A new app that tracks where antibacterial resistant superbugs are growing has become a favorite among physicians with more than 100,000 downloads in less than a month.
An application that uses big data to enable clinicians to track superbug transmission in their region has reached 100,000 downloads in less than a month.
The app was created to track antibiotic resistant bacteria or "superbugs" such as e.coli and staph.
A screen shot of Epocrates' Bugs + Drugs app on an iPhone.
Every year more than 2 million people in the U.S. contract infections that are resistant to antibiotics, and at least 23,000 people die as a result, according to a report from the Centers for Disease Control and Prevention (CDC).
Many clinicians who work outside of hospitals are unaware of the bacteria types pervasive in their regions.
Epocrates wrote the app and collaborated with its parent company, AthenaHealth, to use the e-health record services and medical billing company's big data warehouse. AthenaHealth's cloud-based clinical database of 15 million patient records has antimicrobial susceptibility data connected to geolocated information about bacteria types and resistance patterns.
The new app provides geographical data on the superbugs and information on the appropriate prescriptions to offer for antibiotic resistant strains. The Bugs + Drugs app's results can be viewed for bacteria by specimen types and is paired with Epocrates' free online drug reference app to help with prescribing decisions.
"It is sometimes challenging to judge what the resistance is for a presenting bacteria. By displaying resistance patterns in my area, Epocrates Bugs + Drugs helps ensure that I prescribe only one course of antibiotic and avoid medications that have shown to be resistant," said Dr. Tolbert, a family physician in Burlington, Ky., said in a statement. "Epocrates helps me create a successful treatment plan, which provides higher levels of patient compliance and satisfaction."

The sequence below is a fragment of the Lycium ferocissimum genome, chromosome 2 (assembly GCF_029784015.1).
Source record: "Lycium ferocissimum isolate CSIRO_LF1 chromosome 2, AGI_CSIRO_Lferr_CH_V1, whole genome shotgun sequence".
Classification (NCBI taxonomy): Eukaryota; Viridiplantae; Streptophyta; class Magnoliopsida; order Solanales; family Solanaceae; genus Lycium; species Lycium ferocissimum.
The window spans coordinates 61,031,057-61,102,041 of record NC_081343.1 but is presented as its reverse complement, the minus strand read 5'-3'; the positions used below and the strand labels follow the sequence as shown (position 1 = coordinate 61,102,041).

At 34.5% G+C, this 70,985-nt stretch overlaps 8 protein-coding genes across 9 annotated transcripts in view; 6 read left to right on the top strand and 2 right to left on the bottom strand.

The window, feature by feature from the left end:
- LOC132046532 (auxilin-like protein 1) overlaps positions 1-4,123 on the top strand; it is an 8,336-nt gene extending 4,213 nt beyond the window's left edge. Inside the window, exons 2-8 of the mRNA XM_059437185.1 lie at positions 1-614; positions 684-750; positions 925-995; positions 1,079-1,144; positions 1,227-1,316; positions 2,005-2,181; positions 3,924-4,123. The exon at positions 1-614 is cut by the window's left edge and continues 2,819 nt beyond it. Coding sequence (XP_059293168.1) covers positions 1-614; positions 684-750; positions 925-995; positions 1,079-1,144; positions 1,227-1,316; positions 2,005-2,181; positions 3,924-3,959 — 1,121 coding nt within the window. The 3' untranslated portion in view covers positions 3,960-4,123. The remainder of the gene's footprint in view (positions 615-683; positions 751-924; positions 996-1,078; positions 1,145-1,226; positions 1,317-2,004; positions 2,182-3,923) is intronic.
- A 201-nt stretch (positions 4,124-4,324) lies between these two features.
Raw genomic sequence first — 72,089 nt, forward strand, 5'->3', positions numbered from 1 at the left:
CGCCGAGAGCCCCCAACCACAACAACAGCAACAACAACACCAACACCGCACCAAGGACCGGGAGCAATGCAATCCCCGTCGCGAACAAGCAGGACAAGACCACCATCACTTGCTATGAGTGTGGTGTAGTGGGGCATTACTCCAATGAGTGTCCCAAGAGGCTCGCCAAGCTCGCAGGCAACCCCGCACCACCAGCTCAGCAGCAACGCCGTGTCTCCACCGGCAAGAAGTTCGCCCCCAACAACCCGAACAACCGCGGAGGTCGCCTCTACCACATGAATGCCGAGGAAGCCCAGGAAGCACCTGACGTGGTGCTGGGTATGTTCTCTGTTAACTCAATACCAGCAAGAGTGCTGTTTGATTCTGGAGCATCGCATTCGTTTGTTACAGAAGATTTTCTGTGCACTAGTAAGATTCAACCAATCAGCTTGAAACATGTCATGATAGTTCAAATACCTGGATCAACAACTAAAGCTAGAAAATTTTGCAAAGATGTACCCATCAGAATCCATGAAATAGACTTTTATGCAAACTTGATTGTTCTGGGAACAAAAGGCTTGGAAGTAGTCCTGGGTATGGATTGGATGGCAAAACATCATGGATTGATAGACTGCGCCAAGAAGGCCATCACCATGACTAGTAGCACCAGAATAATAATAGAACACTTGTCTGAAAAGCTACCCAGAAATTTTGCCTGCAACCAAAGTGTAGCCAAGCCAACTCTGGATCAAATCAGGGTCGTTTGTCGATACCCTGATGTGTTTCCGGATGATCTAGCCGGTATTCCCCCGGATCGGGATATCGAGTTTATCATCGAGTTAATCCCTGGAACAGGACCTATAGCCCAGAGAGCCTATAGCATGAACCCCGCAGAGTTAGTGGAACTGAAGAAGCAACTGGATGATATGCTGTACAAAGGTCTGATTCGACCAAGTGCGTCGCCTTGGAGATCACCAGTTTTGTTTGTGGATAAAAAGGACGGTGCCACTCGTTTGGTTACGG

A screen shot of the prescription assistance program.
The majority of bacterial searches in the app are in higher-risk metropolitan areas, such as New York, Los Angeles, and Chicago, according to Epocrates. Susceptibility patterns associated with organisms including e.coli and staphylococcus aureus -- commonly found in urine and skin infections -- are among the most viewed by the app's users.
Abbe Don, vice president of user experience at Epocrates, said the company adds more than 6,000 antibacterial lab data points to its cloud network every day to generate fresh results.
"This is a great example of how aggregated [electronic health record] data can be utilized, and clinicians have clearly responded to it," Don said. "The app has now been accessed more than 300,000 times since launch, with an average of approximately 4,000 uses a day."
This article, Superbug tracking app hits top medical spot in Apple App Store, was originally published at Computerworld.com.
Lucas Mearian covers consumer data storage, consumerization of IT, mobile device management, renewable energy, telematics/car tech and entertainment tech for Computerworld. Follow Lucas on Twitter at @lucasmearian or subscribe to Lucas's RSS feed. His e-mail address is firstname.lastname@example.org.
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This story, "Superbug tracking app hits top medical spot in Apple's App Store" was originally published by Computerworld.